The first thing is to distinguish between the modern Potteries accent, which I suppose I still have, although modified after 45 years’ non-residence, and the traditional dialect. Both have a phonology that is different from RP, but whereas the modern accent is an approximation to RP, with certain differences that are common to many other regional accents, the traditional dialect has no direct relationship to RP, but is the descendant of the north west Middle English dialect of the area.

The modern accent’s distinctive features are

(1) The non-existence of a velar nasal phoneme: all occurrences of [ŋ] are homorganic allophones of /n/ preceding a velar plosive. Thus ‘singer’ rhymes with ‘finger’ (/-ɪngə/), and ‘singing’ is pronounced phonemically /ˈsɪngɪng/.

(2) The three RP vowels /ʊ, uː, ʌ/ are replaced by two, with different distributions. The short one is often represented by /ʊ/, but this is not very close to the phonetic reality. I’ve written about this before, here. It is not enough to say that /ʊ/ and /ʌ/ are neutralised because some RP /ʊ/ words have Pottery /uː/, e.g. ‘book’, and many other words spelled -oo-.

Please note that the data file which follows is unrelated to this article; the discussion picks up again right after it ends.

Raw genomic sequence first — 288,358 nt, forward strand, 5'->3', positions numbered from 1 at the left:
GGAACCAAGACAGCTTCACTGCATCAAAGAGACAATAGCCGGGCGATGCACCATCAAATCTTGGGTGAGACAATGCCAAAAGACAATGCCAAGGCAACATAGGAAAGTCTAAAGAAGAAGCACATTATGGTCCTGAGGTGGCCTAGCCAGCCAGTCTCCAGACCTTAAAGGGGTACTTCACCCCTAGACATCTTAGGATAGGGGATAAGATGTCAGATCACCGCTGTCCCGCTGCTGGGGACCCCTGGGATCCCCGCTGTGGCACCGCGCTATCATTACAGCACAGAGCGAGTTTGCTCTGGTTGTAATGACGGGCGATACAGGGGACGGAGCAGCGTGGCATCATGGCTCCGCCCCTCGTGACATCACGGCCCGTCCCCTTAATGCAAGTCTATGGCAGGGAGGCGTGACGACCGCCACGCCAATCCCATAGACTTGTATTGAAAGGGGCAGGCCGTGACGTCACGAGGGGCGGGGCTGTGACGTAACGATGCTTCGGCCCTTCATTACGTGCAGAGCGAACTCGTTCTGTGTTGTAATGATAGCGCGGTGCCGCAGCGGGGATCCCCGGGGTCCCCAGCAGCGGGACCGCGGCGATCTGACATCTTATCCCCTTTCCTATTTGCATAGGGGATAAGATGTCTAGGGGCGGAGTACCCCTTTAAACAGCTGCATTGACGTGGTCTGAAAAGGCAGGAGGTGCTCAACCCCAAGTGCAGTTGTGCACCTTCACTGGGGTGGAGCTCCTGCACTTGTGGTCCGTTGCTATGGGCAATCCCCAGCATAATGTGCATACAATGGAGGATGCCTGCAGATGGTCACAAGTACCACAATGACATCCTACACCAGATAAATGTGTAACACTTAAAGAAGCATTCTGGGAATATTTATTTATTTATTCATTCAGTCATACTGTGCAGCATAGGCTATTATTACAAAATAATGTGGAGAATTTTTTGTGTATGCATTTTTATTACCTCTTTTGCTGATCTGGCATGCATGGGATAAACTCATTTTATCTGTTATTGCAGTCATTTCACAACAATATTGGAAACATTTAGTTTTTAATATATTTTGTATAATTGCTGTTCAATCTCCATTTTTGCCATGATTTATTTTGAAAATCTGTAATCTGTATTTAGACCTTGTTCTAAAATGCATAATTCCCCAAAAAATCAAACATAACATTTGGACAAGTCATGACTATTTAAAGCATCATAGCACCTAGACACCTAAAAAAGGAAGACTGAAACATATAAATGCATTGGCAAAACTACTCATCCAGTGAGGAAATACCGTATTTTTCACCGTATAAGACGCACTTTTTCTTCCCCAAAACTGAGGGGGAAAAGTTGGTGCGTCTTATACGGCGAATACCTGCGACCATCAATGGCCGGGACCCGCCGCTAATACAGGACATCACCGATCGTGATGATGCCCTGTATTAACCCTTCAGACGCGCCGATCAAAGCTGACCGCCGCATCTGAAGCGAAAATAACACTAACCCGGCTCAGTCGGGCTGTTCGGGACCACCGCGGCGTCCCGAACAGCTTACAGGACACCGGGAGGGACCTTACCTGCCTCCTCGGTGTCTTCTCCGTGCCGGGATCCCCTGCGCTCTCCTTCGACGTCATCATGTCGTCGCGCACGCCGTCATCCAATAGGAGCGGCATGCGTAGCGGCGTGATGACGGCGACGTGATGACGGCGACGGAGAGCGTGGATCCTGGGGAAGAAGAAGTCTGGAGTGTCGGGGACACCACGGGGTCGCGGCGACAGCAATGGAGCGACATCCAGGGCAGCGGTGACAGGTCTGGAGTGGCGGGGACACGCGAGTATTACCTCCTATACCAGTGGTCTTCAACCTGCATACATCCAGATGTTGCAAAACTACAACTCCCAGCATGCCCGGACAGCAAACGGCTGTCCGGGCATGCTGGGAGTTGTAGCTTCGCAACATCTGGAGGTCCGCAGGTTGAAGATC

(3) The distribution of /æ/ and /ɑː/ is different. Basically, /ɑː/ is restricted to stressed – whether primary or secondary –  word-final position (e.g. ‘spa’, ‘bra’, ‘Panama’) or pre /lC/ or /rC/, when the /l/ or /r/ is deleted (e.g. ‘palm’, ‘farm’). There are exceptions – e.g. ‘father’, ‘banana’, but this is the general position (my idiolect has only about a dozen words with /ɑː/ which do not fulfil the two conditions).

(4) The distribution of /h/. There is uncertainty about its occurrence or non-occurrence (so what’s new?) I once heard the Chairman of the City of Stoke on Trent’s Education Committee begin a speech with the words “First hof hall, HI would like to say ow appy HI ham to be ere, this hevening”.

Phonetically, of course, there is a lot of difference between Pottery and RP.

Traditional dialect next week.